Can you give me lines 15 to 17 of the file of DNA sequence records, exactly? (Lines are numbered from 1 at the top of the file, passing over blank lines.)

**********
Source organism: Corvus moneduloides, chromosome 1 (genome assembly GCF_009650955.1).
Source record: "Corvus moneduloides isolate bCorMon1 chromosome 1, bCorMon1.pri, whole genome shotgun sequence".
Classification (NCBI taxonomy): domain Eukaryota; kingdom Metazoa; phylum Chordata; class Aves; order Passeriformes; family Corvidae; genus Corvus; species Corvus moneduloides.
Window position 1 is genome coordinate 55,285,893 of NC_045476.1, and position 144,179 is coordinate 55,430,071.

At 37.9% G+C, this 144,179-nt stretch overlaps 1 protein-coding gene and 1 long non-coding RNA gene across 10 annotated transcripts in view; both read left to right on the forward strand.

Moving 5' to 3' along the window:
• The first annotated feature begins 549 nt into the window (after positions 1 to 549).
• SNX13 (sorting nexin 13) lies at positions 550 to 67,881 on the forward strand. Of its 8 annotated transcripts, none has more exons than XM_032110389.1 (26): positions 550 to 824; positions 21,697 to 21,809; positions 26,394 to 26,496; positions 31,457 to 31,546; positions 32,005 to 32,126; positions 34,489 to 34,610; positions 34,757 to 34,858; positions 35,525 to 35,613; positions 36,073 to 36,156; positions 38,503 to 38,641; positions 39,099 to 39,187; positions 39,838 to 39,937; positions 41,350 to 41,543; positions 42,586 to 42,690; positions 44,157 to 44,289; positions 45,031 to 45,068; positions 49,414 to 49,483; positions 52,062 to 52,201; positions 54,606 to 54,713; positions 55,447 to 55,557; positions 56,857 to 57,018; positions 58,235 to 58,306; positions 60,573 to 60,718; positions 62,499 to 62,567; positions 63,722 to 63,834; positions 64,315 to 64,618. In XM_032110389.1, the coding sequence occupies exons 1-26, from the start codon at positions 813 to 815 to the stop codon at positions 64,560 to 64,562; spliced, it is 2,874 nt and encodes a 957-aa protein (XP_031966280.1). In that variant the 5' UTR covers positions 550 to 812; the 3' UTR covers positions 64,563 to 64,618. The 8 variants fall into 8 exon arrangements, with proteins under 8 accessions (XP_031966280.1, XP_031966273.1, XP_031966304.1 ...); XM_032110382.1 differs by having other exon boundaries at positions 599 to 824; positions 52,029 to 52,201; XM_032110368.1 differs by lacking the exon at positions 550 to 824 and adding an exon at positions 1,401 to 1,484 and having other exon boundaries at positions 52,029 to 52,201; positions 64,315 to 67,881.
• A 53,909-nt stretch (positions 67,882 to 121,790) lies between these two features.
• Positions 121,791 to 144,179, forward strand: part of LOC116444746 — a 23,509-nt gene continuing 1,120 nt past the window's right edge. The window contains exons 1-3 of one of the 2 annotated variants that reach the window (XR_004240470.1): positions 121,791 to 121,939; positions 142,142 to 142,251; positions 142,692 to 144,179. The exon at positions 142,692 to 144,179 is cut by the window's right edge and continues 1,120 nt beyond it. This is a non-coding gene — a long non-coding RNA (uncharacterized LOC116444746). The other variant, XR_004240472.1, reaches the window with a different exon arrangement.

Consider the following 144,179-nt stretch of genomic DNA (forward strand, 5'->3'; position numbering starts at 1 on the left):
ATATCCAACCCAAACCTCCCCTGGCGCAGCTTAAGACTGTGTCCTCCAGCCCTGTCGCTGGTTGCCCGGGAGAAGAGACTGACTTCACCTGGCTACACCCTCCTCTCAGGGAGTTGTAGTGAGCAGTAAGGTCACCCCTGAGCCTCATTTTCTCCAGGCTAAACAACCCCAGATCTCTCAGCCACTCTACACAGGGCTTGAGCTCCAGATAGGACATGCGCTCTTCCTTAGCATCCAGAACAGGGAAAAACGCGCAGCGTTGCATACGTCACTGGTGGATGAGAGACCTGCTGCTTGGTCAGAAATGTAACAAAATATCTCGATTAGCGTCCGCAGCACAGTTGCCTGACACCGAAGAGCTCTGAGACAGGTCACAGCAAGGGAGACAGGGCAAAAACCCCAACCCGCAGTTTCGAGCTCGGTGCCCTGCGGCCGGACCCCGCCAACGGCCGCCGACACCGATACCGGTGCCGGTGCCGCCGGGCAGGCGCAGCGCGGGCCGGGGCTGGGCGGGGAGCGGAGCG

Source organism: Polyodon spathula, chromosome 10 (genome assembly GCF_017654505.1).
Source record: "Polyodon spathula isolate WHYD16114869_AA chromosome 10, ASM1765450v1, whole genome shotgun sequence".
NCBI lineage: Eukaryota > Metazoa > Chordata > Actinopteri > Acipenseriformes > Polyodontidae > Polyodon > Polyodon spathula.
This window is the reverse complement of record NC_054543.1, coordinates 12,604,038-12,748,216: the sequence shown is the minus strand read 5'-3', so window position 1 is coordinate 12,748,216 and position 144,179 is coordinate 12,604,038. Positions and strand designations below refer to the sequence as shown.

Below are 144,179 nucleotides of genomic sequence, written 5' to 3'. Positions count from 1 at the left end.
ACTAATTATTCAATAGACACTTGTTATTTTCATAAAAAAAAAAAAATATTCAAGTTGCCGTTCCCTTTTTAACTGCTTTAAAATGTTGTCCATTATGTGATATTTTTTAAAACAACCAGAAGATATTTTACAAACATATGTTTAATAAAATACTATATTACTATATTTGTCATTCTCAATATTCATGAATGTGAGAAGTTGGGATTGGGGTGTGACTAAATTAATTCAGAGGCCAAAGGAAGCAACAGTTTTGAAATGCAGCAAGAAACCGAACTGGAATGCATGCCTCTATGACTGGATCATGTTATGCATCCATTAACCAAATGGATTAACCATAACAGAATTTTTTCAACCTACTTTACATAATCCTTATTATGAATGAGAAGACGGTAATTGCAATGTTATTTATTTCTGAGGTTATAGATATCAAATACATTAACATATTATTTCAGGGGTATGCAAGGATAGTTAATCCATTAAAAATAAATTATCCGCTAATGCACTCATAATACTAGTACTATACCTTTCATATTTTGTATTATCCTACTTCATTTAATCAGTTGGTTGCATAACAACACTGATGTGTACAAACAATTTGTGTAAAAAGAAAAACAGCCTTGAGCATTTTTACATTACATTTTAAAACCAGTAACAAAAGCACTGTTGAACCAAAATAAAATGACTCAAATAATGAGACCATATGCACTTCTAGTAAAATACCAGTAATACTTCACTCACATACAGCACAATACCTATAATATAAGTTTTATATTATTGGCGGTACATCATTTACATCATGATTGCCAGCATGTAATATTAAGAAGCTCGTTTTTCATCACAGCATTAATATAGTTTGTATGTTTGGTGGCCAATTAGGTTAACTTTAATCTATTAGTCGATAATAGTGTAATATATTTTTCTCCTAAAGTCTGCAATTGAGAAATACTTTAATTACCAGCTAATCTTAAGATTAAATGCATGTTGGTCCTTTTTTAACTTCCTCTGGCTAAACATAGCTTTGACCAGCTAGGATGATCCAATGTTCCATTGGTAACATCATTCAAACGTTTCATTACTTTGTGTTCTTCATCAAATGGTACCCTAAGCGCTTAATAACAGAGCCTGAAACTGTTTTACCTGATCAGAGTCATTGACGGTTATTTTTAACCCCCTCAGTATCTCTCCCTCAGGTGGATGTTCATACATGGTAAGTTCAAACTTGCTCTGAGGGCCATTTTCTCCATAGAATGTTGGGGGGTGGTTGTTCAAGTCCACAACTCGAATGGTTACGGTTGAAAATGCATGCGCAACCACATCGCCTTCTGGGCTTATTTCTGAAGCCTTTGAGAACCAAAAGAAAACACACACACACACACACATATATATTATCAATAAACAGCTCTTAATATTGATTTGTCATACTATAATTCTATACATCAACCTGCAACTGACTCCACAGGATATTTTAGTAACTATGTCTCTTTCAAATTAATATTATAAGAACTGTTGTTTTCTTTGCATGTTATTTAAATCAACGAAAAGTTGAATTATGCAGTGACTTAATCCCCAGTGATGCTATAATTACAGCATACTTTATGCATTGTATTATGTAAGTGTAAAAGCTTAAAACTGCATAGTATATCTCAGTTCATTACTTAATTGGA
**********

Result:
NCBI lineage: Eukaryota > Metazoa > Chordata > Actinopteri > Acipenseriformes > Polyodontidae > Polyodon > Polyodon spathula.
This window is the reverse complement of record NC_054543.1, coordinates 12,604,038-12,748,216: the sequence shown is the minus strand read 5'-3', so window position 1 is coordinate 12,748,216 and position 144,179 is coordinate 12,604,038. Positions and strand designations below refer to the sequence as shown.

Below are 144,179 nucleotides of genomic sequence, written 5' to 3'. Positions count from 1 at the left end.